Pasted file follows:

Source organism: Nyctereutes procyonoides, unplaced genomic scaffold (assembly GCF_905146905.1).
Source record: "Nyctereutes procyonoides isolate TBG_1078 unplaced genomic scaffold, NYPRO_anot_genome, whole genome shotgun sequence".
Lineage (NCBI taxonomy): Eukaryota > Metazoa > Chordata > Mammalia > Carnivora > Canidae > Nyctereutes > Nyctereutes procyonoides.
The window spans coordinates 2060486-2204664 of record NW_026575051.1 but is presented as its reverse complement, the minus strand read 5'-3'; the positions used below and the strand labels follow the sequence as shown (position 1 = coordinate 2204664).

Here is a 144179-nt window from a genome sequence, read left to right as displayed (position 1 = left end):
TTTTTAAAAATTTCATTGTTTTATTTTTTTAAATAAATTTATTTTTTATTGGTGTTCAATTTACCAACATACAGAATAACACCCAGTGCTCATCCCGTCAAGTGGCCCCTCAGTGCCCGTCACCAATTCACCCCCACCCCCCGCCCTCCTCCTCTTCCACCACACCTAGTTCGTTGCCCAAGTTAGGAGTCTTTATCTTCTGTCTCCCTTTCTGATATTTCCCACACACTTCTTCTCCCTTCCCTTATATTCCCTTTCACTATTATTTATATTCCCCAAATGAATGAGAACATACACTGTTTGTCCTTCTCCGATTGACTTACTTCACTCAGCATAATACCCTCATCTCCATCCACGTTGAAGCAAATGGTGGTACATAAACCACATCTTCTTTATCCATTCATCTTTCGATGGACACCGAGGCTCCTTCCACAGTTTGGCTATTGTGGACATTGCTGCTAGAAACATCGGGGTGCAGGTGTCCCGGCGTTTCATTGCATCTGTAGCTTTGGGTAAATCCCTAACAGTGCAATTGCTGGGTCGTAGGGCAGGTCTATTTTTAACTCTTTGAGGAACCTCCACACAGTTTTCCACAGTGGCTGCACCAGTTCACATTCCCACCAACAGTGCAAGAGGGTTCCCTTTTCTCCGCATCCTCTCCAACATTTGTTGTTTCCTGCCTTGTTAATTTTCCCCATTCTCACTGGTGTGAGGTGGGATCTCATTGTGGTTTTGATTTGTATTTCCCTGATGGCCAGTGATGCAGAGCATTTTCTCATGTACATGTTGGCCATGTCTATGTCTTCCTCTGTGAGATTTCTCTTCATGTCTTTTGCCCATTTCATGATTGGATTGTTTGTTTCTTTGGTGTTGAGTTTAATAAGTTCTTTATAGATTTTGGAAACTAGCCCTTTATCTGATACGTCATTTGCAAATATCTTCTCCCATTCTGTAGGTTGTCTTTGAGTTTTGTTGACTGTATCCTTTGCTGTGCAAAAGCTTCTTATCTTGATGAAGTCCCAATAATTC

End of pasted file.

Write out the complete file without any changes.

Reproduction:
Source organism: Nyctereutes procyonoides, unplaced genomic scaffold (assembly GCF_905146905.1).
Source record: "Nyctereutes procyonoides isolate TBG_1078 unplaced genomic scaffold, NYPRO_anot_genome, whole genome shotgun sequence".
Lineage (NCBI taxonomy): Eukaryota > Metazoa > Chordata > Mammalia > Carnivora > Canidae > Nyctereutes > Nyctereutes procyonoides.
The window spans coordinates 2060486-2204664 of record NW_026575051.1 but is presented as its reverse complement, the minus strand read 5'-3'; the positions used below and the strand labels follow the sequence as shown (position 1 = coordinate 2204664).

Here is a 144179-nt window from a genome sequence, read left to right as displayed (position 1 = left end):
TTTTTAAAAATTTCATTGTTTTATTTTTTTAAATAAATTTATTTTTTATTGGTGTTCAATTTACCAACATACAGAATAACACCCAGTGCTCATCCCGTCAAGTGGCCCCTCAGTGCCCGTCACCAATTCACCCCCACCCCCCGCCCTCCTCCTCTTCCACCACACCTAGTTCGTTGCCCAAGTTAGGAGTCTTTATCTTCTGTCTCCCTTTCTGATATTTCCCACACACTTCTTCTCCCTTCCCTTATATTCCCTTTCACTATTATTTATATTCCCCAAATGAATGAGAACATACACTGTTTGTCCTTCTCCGATTGACTTACTTCACTCAGCATAATACCCTCATCTCCATCCACGTTGAAGCAAATGGTGGTACATAAACCACATCTTCTTTATCCATTCATCTTTCGATGGACACCGAGGCTCCTTCCACAGTTTGGCTATTGTGGACATTGCTGCTAGAAACATCGGGGTGCAGGTGTCCCGGCGTTTCATTGCATCTGTAGCTTTGGGTAAATCCCTAACAGTGCAATTGCTGGGTCGTAGGGCAGGTCTATTTTTAACTCTTTGAGGAACCTCCACACAGTTTTCCACAGTGGCTGCACCAGTTCACATTCCCACCAACAGTGCAAGAGGGTTCCCTTTTCTCCGCATCCTCTCCAACATTTGTTGTTTCCTGCCTTGTTAATTTTCCCCATTCTCACTGGTGTGAGGTGGGATCTCATTGTGGTTTTGATTTGTATTTCCCTGATGGCCAGTGATGCAGAGCATTTTCTCATGTACATGTTGGCCATGTCTATGTCTTCCTCTGTGAGATTTCTCTTCATGTCTTTTGCCCATTTCATGATTGGATTGTTTGTTTCTTTGGTGTTGAGTTTAATAAGTTCTTTATAGATTTTGGAAACTAGCCCTTTATCTGATACGTCATTTGCAAATATCTTCTCCCATTCTGTAGGTTGTCTTTGAGTTTTGTTGACTGTATCCTTTGCTGTGCAAAAGCTTCTTATCTTGATGAAGTCCCAATAATTC